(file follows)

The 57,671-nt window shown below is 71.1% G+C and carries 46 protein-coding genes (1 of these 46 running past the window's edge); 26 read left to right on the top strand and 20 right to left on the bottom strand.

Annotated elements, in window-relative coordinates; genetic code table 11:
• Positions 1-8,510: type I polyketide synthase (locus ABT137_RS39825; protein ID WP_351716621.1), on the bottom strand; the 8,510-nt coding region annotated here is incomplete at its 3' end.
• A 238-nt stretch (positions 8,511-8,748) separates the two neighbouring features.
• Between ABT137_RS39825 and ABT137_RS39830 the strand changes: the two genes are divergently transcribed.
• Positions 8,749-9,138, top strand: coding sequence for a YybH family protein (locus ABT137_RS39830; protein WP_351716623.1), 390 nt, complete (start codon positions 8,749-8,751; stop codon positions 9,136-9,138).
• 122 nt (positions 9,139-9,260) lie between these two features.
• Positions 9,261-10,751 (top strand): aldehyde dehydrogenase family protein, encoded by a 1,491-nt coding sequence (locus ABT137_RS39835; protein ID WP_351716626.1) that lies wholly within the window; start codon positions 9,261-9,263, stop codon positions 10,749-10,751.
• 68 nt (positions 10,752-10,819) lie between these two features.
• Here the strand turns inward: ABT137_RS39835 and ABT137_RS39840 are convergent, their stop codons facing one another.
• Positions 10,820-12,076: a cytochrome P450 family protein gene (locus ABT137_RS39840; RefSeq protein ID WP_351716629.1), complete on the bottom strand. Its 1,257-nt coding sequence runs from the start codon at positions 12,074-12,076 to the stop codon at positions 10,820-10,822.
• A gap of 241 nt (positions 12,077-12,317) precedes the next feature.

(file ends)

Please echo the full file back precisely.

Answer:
The 57,671-nt window shown below is 71.1% G+C and carries 46 protein-coding genes (1 of these 46 running past the window's edge); 26 read left to right on the top strand and 20 right to left on the bottom strand.

Annotated elements, in window-relative coordinates; genetic code table 11:
• Positions 1-8,510: type I polyketide synthase (locus ABT137_RS39825; protein ID WP_351716621.1), on the bottom strand; the 8,510-nt coding region annotated here is incomplete at its 3' end.
• A 238-nt stretch (positions 8,511-8,748) separates the two neighbouring features.
• Between ABT137_RS39825 and ABT137_RS39830 the strand changes: the two genes are divergently transcribed.
• Positions 8,749-9,138, top strand: coding sequence for a YybH family protein (locus ABT137_RS39830; protein WP_351716623.1), 390 nt, complete (start codon positions 8,749-8,751; stop codon positions 9,136-9,138).
• 122 nt (positions 9,139-9,260) lie between these two features.
• Positions 9,261-10,751 (top strand): aldehyde dehydrogenase family protein, encoded by a 1,491-nt coding sequence (locus ABT137_RS39835; protein ID WP_351716626.1) that lies wholly within the window; start codon positions 9,261-9,263, stop codon positions 10,749-10,751.
• 68 nt (positions 10,752-10,819) lie between these two features.
• Here the strand turns inward: ABT137_RS39835 and ABT137_RS39840 are convergent, their stop codons facing one another.
• Positions 10,820-12,076: a cytochrome P450 family protein gene (locus ABT137_RS39840; RefSeq protein ID WP_351716629.1), complete on the bottom strand. Its 1,257-nt coding sequence runs from the start codon at positions 12,074-12,076 to the stop codon at positions 10,820-10,822.
• A gap of 241 nt (positions 12,077-12,317) precedes the next feature.